Denim is in a playful mood.
Brands presented spring immediates, summer lines and sneak peaks of their fall denim collections at Project Womens and Fame in New York this week. The side-by-side shows were a colorful reminder of the upcoming seasons’ zest for lively color, print and new constructions.
New sustainable denim brand Ética had a strong first showing. The Los Angeles-based brand, owned by premium denim maker Hera Apparel, showed its first collection of “trendy yet wearable” denim made with processes that reduce the brand’s water, chemical and energy consumption.
The brand is built on the know-how gleaned from manufacturing for major brands, offering vintage-looking denim made with 50 percent cotton and 50 percent Tencel blends, jean jackets with a reversed look and brown cargo jeans with a shoelace belt.
And as a vertically-integrated company, Ética’s director of sales Michelle Marsh said the brand is able to hover around an accessible $150 price point at retail.
Shorts and jeans with a belted paper bag waist remain on trend. Free People cinched its waffle texture ecru shorts with a matching snap belt. Hidden’s belted paper bag-style shorts in dusty rose and white broke up an otherwise dense indigo collection. McGuire touted jeans with matching self-belts as some of its bestsellers.
In a nod to the ’90s, McGuire Denim turned down the waist bands of jeans and lightweight non-denim wovens like a pair of button-fly cargo pants in blush. The brand also turned up the hem of jean jackets, revealing a pop of soft vintage-looking lining.
That nostalgic look was carried into McGuire Denim’s range of wide leg jeans with a soft hand and a touch of stretch. Softness is a major selling point for the brand. McGuire Denim vice president Ashley Baron said its sportswear range is going strong with tops that have a soft handle and cotton-y feeling.
Tonal blue stripes updated Bella Dahl’s signature drapey denim made with Tencel. The collection offered matching leisure separates like a pajama-style button-down shirt and drawstring shorts. Metallic silver polka dots, beachy florals and pastel denim added a summery feel to 7 For All Mankind’s collection.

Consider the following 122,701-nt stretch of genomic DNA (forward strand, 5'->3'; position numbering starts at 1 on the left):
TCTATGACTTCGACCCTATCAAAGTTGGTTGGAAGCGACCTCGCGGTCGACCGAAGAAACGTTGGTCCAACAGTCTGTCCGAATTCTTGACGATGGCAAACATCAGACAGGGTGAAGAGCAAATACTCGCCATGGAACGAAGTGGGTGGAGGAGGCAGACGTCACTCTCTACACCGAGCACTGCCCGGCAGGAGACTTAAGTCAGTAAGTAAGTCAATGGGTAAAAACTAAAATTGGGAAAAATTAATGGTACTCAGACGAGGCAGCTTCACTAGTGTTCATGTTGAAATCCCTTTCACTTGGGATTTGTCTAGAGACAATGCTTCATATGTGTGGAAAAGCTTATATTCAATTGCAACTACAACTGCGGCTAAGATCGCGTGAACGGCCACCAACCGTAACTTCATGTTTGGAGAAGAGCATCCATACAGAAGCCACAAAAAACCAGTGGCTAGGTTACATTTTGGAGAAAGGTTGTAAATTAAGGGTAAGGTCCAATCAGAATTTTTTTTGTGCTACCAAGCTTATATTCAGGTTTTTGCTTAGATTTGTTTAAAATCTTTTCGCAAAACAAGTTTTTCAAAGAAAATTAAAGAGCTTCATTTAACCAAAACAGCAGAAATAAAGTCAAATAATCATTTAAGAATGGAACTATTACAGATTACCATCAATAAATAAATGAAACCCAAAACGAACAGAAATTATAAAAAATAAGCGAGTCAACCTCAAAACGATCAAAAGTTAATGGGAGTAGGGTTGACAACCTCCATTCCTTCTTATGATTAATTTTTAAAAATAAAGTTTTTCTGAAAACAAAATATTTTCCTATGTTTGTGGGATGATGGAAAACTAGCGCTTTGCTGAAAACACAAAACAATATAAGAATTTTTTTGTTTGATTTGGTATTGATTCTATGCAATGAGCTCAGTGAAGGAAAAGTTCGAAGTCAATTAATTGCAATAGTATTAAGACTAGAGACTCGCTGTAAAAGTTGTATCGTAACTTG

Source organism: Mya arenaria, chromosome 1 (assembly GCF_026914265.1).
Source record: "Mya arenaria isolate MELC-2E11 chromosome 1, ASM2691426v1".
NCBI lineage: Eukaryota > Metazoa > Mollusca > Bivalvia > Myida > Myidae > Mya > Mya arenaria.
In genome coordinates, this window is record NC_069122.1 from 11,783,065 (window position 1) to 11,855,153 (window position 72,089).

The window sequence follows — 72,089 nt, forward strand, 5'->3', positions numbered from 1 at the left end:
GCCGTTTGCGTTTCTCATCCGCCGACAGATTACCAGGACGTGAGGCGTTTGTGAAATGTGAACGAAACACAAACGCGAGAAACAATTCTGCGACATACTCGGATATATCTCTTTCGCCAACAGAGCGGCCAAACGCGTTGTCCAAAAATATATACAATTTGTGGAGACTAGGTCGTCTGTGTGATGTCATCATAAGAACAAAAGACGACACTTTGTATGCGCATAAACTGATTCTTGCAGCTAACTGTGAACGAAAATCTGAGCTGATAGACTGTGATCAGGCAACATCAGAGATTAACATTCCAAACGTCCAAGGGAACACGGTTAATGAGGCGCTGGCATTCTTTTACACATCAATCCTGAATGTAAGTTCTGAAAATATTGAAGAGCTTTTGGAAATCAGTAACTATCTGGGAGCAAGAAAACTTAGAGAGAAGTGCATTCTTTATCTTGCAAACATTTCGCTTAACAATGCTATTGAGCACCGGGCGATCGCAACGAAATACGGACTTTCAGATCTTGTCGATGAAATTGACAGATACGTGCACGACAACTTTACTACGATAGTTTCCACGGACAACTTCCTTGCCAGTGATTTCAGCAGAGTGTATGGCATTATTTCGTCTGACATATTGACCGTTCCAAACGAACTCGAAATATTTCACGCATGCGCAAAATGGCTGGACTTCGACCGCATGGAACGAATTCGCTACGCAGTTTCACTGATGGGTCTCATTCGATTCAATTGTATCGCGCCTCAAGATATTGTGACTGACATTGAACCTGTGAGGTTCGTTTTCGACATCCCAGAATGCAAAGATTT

Forgoing the shock value of traditional tie-dye—which was rampant across the shows’ selection of missy tops and beach accessories—McGuire Denim opted for a “wash of color” with light blue splashed across the hems of white denim skirts and jeans.
The trend for colorful side taping continues. L.T.J. embellished white skinny jeans and short-shorts with a sliver of neon green on side seams. McGuire Denim added ’70s-style rainbow taping to authentic-looking denim. C’est Toi added rainbow straps to overalls. 7 For All Mankind trimmed the seams of a classic jean jacket with mini ruffles made from pink Lurex.
Brands like Signature 8 baited retailers catering to a millennial and Gen Z audience with colorful denim sets. The brand, which is sold by retailers like Asos and Dolls Kill, offered a deep range of cropped jean jackets and button front minis in snake and leopard print denim. The brand tapped into the psychedelic aesthetic of ’80s and ’90s staple Lisa Frank with a multi-color zebra print set.
Expect to see animal prints move forward into fall.
Blank NYC’s pre-Fall ’19 collection was rich with snake and leopard print jeans and denim jackets in natural and unnatural colors ways like red. The brand also embossed its signature vegan leather jackets with reptilian textures. The brand added suede patchwork to the shoulders of jean jackets and introduced a line of soft quilted jackets with ’80s washes.
To contrast the statement layering pieces, Blank NYC focused on cleaned-up jeans with minimal distressing and details. Cropped wide-leg jeans offer a lighter way to add volume, while the high-waisted straight remains the brand’s best trending jean.